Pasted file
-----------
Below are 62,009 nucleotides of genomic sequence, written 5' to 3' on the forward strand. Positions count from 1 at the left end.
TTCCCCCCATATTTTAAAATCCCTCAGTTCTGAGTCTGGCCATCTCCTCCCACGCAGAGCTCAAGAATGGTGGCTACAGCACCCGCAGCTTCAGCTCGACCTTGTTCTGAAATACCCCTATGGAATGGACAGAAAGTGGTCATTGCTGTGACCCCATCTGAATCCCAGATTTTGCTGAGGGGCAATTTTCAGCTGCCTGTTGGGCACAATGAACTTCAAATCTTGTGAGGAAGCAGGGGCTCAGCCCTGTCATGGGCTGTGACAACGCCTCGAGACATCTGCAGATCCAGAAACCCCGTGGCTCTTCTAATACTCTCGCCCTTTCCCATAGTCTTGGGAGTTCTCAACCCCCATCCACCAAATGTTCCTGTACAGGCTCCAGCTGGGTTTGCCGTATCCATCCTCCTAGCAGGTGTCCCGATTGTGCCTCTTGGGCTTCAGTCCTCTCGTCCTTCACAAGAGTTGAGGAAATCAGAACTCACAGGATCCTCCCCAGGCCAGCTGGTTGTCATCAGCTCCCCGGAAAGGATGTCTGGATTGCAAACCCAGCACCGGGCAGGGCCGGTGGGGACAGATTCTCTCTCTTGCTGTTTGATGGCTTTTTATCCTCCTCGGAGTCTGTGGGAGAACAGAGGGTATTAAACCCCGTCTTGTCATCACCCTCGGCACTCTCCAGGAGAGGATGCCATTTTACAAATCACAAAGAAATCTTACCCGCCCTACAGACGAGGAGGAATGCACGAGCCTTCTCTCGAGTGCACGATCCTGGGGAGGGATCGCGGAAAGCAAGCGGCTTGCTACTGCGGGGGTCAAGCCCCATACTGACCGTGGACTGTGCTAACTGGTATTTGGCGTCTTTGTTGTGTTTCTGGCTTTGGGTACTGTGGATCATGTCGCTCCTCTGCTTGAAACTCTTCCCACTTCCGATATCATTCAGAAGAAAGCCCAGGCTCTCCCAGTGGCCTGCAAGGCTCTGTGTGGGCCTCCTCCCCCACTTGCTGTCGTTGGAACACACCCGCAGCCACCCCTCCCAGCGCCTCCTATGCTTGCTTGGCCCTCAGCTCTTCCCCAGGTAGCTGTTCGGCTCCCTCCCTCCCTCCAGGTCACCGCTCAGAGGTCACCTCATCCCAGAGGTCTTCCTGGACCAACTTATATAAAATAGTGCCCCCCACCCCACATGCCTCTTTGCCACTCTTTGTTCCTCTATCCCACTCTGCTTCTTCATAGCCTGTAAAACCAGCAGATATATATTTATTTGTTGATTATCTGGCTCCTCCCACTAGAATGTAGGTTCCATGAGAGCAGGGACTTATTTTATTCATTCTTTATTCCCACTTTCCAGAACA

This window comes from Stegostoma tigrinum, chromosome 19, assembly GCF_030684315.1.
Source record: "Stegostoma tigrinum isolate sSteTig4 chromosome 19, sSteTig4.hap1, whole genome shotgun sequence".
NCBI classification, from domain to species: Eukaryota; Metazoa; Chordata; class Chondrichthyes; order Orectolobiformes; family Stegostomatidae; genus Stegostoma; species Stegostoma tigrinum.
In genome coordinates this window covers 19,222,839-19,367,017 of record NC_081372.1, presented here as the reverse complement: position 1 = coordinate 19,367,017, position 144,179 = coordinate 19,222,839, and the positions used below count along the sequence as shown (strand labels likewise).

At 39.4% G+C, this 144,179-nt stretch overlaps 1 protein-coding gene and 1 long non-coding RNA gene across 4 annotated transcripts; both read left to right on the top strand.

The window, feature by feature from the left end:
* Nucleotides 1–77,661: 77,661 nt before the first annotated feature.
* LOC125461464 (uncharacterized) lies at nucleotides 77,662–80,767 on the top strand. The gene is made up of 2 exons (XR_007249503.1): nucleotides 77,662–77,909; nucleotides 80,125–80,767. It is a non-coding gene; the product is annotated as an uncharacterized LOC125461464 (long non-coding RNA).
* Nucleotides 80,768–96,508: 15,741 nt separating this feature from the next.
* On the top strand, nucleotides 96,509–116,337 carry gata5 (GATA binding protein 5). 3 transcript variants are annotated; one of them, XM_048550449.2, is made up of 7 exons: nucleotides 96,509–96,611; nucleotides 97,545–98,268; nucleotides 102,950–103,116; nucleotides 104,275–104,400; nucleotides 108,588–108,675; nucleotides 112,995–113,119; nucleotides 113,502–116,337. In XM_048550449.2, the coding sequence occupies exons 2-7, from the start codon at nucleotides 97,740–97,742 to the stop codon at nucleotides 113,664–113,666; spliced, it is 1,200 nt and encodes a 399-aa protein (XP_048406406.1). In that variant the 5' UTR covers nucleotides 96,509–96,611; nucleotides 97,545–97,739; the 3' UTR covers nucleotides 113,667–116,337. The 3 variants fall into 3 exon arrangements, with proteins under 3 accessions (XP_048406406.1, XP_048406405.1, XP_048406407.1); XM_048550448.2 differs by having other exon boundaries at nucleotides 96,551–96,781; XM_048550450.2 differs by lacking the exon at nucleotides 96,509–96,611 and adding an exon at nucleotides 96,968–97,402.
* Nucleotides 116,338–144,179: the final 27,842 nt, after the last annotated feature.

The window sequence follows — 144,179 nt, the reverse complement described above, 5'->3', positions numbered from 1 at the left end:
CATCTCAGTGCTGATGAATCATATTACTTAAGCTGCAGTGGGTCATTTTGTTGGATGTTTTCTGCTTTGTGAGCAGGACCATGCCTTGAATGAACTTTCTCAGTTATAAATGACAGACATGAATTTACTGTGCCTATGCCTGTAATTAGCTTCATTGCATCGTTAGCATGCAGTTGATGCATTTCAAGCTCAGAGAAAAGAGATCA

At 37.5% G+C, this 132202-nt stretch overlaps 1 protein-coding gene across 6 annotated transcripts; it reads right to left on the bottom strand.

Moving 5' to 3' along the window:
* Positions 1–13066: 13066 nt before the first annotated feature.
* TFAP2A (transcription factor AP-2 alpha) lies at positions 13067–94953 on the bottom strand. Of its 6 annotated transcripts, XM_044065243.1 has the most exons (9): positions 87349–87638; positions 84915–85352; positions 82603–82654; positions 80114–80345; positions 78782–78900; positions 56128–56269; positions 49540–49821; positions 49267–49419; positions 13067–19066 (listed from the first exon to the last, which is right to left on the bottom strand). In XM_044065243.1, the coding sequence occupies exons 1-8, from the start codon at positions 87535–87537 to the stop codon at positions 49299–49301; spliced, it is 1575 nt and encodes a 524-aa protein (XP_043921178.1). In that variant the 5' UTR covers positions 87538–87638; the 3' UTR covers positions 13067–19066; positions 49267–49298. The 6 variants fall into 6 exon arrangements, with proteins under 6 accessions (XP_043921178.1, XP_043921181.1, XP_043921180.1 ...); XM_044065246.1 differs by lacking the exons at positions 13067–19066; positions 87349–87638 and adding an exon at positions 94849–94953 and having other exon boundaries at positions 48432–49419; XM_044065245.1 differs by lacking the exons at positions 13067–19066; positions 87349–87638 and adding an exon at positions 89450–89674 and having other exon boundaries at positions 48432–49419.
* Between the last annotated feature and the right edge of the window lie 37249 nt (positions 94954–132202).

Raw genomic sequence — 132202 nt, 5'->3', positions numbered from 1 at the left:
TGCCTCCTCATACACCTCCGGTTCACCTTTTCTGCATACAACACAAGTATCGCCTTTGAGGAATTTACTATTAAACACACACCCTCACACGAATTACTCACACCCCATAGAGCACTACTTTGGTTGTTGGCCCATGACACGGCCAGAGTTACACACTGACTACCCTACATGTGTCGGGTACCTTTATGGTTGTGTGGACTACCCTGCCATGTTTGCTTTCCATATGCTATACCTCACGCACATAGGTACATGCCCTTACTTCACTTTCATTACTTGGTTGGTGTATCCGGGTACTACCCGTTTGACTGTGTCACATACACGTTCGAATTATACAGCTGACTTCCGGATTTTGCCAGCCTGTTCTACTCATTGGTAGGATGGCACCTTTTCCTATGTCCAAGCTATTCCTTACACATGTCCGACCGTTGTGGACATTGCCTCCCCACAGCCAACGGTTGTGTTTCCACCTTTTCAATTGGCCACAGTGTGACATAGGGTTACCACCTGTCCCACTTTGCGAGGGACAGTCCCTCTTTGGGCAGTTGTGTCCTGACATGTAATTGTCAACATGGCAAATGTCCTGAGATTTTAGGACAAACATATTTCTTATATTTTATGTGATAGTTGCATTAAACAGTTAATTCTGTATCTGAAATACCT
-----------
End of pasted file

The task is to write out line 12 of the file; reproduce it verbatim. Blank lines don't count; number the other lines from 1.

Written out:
* On the top strand, nucleotides 96,509–116,337 carry gata5 (GATA binding protein 5). 3 transcript variants are annotated; one of them, XM_048550449.2, is made up of 7 exons: nucleotides 96,509–96,611; nucleotides 97,545–98,268; nucleotides 102,950–103,116; nucleotides 104,275–104,400; nucleotides 108,588–108,675; nucleotides 112,995–113,119; nucleotides 113,502–116,337. In XM_048550449.2, the coding sequence occupies exons 2-7, from the start codon at nucleotides 97,740–97,742 to the stop codon at nucleotides 113,664–113,666; spliced, it is 1,200 nt and encodes a 399-aa protein (XP_048406406.1). In that variant the 5' UTR covers nucleotides 96,509–96,611; nucleotides 97,545–97,739; the 3' UTR covers nucleotides 113,667–116,337. The 3 variants fall into 3 exon arrangements, with proteins under 3 accessions (XP_048406406.1, XP_048406405.1, XP_048406407.1); XM_048550448.2 differs by having other exon boundaries at nucleotides 96,551–96,781; XM_048550450.2 differs by lacking the exon at nucleotides 96,509–96,611 and adding an exon at nucleotides 96,968–97,402.